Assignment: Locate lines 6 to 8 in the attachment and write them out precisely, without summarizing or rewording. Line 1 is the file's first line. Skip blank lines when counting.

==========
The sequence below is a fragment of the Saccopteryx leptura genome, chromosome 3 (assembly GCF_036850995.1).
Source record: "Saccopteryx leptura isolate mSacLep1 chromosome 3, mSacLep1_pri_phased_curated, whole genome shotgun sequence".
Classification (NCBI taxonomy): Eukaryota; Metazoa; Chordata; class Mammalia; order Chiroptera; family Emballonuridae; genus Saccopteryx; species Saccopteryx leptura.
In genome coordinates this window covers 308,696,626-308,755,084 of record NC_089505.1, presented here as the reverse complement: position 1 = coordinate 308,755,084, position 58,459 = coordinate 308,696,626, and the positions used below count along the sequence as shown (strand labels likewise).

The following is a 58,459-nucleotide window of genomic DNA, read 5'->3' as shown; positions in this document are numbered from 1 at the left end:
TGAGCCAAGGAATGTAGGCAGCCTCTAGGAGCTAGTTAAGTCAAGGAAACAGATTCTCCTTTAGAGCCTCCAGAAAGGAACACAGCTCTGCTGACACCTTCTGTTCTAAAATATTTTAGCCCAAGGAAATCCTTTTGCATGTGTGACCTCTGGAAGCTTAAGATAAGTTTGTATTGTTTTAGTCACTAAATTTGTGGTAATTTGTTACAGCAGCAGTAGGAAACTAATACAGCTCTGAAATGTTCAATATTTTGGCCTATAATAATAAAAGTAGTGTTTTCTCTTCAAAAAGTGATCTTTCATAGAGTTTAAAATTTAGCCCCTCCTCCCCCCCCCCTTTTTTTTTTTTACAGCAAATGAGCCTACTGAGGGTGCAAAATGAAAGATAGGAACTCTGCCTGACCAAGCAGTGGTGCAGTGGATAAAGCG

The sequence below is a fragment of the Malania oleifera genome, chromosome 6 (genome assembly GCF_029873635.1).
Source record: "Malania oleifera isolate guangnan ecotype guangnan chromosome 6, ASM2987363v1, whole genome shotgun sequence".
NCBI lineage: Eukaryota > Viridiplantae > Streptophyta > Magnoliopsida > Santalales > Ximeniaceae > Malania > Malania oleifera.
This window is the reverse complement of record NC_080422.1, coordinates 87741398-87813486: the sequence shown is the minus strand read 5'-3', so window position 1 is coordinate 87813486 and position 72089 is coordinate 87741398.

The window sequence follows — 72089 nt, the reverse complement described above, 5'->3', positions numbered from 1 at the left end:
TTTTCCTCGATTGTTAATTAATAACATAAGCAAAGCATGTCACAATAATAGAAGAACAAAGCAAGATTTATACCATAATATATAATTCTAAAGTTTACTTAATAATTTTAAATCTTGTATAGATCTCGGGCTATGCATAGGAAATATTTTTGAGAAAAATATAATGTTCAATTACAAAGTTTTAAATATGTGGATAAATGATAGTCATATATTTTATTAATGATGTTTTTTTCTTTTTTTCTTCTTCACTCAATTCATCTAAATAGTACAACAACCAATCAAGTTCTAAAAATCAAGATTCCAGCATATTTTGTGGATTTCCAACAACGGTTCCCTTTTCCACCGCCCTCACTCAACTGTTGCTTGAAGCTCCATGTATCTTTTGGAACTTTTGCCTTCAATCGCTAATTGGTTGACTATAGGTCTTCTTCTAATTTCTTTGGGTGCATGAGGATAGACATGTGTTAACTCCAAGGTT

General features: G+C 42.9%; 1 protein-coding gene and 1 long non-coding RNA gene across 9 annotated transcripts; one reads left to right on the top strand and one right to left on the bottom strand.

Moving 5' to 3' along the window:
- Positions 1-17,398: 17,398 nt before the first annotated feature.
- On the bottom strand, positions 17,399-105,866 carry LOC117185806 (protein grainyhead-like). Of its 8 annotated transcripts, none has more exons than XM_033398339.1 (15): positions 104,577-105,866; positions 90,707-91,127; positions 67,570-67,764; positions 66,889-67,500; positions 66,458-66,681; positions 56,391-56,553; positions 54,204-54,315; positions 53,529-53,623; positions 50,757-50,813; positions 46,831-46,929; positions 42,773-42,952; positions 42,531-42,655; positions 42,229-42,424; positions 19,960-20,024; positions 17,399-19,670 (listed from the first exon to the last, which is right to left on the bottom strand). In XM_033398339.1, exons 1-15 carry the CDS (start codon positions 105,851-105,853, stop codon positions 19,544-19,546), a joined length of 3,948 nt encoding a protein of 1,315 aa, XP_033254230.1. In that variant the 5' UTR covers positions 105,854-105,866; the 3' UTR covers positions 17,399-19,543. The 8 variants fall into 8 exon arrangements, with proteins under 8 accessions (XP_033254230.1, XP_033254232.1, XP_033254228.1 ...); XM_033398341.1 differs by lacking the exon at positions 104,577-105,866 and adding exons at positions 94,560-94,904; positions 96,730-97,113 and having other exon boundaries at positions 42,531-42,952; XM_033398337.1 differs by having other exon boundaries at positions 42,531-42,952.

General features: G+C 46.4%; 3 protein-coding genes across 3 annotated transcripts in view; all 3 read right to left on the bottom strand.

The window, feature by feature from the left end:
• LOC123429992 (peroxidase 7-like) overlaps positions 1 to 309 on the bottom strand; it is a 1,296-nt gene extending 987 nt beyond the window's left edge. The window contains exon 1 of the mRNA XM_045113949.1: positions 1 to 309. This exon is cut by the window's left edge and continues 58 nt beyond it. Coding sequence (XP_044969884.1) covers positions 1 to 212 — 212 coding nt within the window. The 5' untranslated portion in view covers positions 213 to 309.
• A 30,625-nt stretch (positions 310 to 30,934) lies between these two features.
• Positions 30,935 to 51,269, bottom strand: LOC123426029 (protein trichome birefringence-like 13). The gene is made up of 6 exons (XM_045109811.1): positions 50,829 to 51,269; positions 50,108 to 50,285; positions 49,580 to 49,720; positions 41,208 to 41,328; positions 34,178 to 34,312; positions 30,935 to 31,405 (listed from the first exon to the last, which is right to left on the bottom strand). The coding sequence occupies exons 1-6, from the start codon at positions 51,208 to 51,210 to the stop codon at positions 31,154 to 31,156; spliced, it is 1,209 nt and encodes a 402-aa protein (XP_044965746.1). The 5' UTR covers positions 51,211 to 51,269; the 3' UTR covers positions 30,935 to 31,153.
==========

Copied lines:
TGAGCCAAGGAATGTAGGCAGCCTCTAGGAGCTAGTTAAGTCAAGGAAACAGATTCTCCTTTAGAGCCTCCAGAAAGGAACACAGCTCTGCTGACACCTTCTGTTCTAAAATATTTTAGCCCAAGGAAATCCTTTTGCATGTGTGACCTCTGGAAGCTTAAGATAAGTTTGTATTGTTTTAGTCACTAAATTTGTGGTAATTTGTTACAGCAGCAGTAGGAAACTAATACAGCTCTGAAATGTTCAATATTTTGGCCTATAATAATAAAAGTAGTGTTTTCTCTTCAAAAAGTGATCTTTCATAGAGTTTAAAATTTAGCCCCTCCTCCCCCCCCCCTTTTTTTTTTTTACAGCAAATGAGCCTACTGAGGGTGCAAAATGAAAGATAGGAACTCTGCCTGACCAAGCAGTGGTGCAGTGGATAAAGCG

The sequence below is a fragment of the Malania oleifera genome, chromosome 6 (genome assembly GCF_029873635.1).
Source record: "Malania oleifera isolate guangnan ecotype guangnan chromosome 6, ASM2987363v1, whole genome shotgun sequence".